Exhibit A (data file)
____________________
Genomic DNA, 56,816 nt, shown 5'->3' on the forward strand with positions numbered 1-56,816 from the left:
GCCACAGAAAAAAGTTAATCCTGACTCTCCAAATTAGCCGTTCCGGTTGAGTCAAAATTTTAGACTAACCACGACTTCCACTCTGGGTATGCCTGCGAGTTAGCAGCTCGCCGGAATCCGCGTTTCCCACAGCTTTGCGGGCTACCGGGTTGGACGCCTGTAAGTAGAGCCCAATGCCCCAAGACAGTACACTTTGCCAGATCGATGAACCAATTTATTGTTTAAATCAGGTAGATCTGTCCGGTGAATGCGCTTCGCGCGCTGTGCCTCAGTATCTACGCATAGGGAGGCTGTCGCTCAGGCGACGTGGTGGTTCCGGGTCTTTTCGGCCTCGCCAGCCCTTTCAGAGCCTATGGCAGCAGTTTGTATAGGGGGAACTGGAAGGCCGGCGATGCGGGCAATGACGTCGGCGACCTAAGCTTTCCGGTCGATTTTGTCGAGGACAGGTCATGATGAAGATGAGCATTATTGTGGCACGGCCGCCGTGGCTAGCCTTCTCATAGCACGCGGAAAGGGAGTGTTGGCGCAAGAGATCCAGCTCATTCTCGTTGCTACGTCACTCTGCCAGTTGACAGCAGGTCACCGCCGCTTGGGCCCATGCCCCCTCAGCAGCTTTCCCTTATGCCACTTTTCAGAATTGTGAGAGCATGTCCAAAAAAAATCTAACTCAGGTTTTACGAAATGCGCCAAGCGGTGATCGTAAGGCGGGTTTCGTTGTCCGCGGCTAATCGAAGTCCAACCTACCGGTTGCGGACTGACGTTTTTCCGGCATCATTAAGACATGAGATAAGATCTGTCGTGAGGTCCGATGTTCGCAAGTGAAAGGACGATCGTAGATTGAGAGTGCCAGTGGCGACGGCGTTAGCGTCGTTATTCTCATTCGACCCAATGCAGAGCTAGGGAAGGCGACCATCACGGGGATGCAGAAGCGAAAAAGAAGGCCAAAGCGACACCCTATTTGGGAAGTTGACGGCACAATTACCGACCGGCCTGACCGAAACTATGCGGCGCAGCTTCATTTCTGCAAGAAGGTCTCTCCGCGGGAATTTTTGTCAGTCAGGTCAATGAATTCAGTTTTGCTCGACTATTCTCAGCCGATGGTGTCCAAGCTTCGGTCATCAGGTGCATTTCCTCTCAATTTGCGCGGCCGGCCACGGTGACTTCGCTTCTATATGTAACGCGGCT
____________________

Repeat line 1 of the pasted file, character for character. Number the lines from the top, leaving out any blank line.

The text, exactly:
Genomic DNA, 56,816 nt, shown 5'->3' on the forward strand with positions numbered 1-56,816 from the left: